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Nottinghamshire secures £550k from Home Office to tackle burglary in two crime hotspots in Newark




Nottinghamshire is poised to launch a new burglary and theft crackdown in two crime hotspots after securing £550k from the Home Office, it has been announced today (Tuesday, July 28).

The county's Police and Crime Commissioner Paddy Tipping and his team successfully applied for funding as part of the Home Office's £25m Safer Streets Fund, which is being shared across areas of England and Wales to improve the prevention and detection of acquisitive crime.

Burglar (39366373)
Burglar (39366373)

Nottinghamshire has been allocated the maximum available for a single scheme at £550k which will fund a series of crime prevention measures in the Chatham Court and Northgate areas of Newark, primarily focusing on domestic burglary, vehicle crime and bicycle theft in the areas of Chatham Court and Lovers Lane.

The grant will also fund the appointment of a new Burglary Reduction Officer to work with the local community undertaking risk assessments of properties at risk of burglary, organising improvements to security including new door locks, window alarms, security lighting and/or CCTV.

Paddy Tipping said: "This is a brilliant result for the communities of Chatham Court and Northgate who will have a dedicated Burglary Reduction Officer to bring people together and improve relationships between multiple organisations to make the area safer.

"The Home Office was impressed with our detailed case which not only identified the driving forces behind the problems in these areas but presented workable solutions which aim to build resilience among the communities.

"Some of the analysis undertaken in preparation for the bid revealed a lack of crime reporting in these areas and this is something we are keen to change by increasing trust and creating an environment where people are encouraged to play an active role in public safety.

"This will be aided with the launch of a new Community Hub at Chatham Court housing providing on-site contact for residents and agencies and enabling problems to be identified quickly.

"Alongside enhanced community engagement, we will also be utilising technology and robust enforcement measures - including high visibility patrols and intelligence gathering — to target the top ten offenders suspected as being responsible for a high level of acquisition crimes in these areas."

Inspector Heather Sutton, district commander for Newark and Sherwood, said: “I welcome this funding which will boost the work we are already doing to tackle burglary, vehicle crime and bicycle theft.

"Burglary is such an invasive and deeply upsetting crime which can have a long-lasting impact on victims, leaving them feeling unsafe in their own homes.

“That’s why tackling and reducing burglary is a priority for Nottinghamshire Police and the force has two dedicated burglary teams committed to the cause in the city and county.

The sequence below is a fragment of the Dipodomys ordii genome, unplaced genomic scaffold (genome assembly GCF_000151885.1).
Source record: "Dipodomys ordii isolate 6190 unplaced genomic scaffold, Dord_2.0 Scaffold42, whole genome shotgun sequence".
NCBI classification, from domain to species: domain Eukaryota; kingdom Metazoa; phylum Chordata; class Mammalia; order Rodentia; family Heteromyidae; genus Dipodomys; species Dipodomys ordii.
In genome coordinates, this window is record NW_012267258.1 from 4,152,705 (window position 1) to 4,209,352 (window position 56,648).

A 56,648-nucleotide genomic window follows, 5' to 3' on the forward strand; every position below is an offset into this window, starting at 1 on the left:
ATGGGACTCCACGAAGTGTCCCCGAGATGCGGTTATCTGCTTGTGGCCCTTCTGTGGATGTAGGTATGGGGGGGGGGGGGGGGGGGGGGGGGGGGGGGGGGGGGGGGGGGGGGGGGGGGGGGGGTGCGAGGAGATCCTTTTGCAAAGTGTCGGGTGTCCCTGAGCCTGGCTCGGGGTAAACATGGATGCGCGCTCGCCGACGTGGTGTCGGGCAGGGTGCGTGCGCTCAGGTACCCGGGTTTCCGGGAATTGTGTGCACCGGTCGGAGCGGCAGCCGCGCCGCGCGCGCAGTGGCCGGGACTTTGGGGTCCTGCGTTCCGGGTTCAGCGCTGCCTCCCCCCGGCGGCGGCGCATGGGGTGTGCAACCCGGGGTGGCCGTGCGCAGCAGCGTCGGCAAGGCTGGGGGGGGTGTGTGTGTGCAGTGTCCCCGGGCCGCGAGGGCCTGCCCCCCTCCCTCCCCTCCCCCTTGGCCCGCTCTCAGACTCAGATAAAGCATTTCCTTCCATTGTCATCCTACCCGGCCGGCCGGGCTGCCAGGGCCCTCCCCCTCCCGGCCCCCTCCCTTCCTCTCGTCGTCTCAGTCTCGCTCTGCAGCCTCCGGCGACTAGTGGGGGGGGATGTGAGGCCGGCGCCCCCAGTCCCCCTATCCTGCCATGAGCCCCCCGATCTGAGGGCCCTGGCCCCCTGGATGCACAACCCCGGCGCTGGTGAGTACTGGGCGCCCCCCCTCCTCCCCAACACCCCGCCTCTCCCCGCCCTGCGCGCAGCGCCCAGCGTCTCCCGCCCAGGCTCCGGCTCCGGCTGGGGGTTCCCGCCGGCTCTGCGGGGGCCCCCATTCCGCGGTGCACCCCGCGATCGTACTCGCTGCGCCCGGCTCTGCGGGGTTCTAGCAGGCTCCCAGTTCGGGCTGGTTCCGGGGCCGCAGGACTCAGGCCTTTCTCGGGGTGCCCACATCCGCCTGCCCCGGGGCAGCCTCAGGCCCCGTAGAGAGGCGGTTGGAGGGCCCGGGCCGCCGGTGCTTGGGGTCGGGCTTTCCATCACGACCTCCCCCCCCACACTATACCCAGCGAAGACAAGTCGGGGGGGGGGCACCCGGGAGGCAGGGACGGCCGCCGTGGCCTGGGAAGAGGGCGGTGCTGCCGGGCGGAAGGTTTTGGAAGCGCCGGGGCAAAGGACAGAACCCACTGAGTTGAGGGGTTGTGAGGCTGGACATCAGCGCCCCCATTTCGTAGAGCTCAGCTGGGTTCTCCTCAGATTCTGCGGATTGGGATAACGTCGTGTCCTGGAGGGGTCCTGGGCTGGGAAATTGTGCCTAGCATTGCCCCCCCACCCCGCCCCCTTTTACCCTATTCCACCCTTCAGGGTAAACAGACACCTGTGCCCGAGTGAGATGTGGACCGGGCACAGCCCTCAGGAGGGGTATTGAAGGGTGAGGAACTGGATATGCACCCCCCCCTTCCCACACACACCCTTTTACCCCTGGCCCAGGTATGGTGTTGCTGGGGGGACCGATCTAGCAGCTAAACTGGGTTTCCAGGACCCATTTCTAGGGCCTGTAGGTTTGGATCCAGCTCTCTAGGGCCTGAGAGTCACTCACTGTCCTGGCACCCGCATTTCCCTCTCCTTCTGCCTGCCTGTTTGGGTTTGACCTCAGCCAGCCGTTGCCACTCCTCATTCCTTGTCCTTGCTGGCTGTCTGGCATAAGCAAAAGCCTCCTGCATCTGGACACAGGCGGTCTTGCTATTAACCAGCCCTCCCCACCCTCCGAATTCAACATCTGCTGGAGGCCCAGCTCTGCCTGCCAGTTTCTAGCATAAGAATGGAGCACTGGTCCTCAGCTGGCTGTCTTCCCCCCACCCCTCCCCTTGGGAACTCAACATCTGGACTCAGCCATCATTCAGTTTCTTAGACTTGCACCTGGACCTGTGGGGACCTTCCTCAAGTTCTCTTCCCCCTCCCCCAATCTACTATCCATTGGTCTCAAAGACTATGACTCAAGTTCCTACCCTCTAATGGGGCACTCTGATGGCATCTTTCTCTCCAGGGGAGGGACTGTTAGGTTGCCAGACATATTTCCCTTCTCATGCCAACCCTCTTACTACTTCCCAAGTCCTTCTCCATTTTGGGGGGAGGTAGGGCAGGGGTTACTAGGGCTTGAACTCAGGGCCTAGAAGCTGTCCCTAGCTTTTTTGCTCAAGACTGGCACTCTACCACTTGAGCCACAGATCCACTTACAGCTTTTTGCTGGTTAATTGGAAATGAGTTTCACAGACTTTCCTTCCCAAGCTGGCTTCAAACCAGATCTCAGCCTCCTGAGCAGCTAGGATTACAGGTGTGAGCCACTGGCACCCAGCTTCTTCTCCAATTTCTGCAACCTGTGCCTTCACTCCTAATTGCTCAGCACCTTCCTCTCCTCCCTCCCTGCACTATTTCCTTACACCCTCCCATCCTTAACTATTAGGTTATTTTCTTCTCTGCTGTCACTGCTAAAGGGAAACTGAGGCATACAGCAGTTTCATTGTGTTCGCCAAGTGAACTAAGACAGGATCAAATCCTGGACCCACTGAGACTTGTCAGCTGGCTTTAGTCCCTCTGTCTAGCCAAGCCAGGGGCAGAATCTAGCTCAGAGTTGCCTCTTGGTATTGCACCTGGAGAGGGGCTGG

"We won’t tolerate people committing burglaries in our communities and we will continue to do everything in our power to swiftly pursue those suspected to be committing burglaries, catching those responsible and bringing them to justice.

“We will also continue to do everything we can to drive down burglaries and stop them from happening in the first place by making residents aware of what they can do to protect their homes from burglars and providing them with advice around how to secure their property and ensure they don’t become an easy target.”

Newark and Sherwood District Council leader David Lloyd said:"We are continually working to make the District a safer place to live and being awarded the Safer Street funding in Newark is a welcome boost in ensuring we focus on hotspots and continue driving down crime in a targeted way.

"Enforcement is high on the agenda of our Cleaner, Safer and Greener initiative.

"Our residents' survey and Towns Fund consultation indicated that crime, and the fear of crime, were people's top priorities especially in parts of Newark where feelings of safety were significantly lower than the national and county average, most notably at night-time.

"We have recognised this priority and invested in preventative measures, working alongside the Police, to improve safety and reduce crime. We have recruited a team of community protection officers with civil enforcement powers, extended and upgraded CCTV, supported diversionary activities with younger people and worked with communities on ‘target hardening' such as Neighbourhood Watch.

"Town Centre crime has already declined, as has some anti-social behaviour. This funding will allow us to continue building on these successes by working with the police to identify specific and permanent measures that will make our communities even safer by targeting known ‘hot spots' for burglaries, robbery and theft."

Among a package of measures funded by the grant will be increased use of ANPR cameras to tackle vehicle related crime, upgraded security on doors and windows in the Chatham Court area, improved lighting, the installation of CCTV and improved bicycle storage to deter offenders from entering the premises for illegal drug use, rough sleeping and other criminal activity.

The burglary reduction officer will work closely with local authority colleagues to fix and improve street lighting while a new car parking permit scheme will be launched to enable residents to park their cars outside their house, increasing natural surveillance and deterring visitors from using the spaces.

Meanwhile, the force will run a host of bicycle property marketing campaigns to reduce theft and aid the detection and recovery of property.

A similar campaign in Newark resulted in increased crime prevention awareness and the recovery of numerous stolen bicycles.


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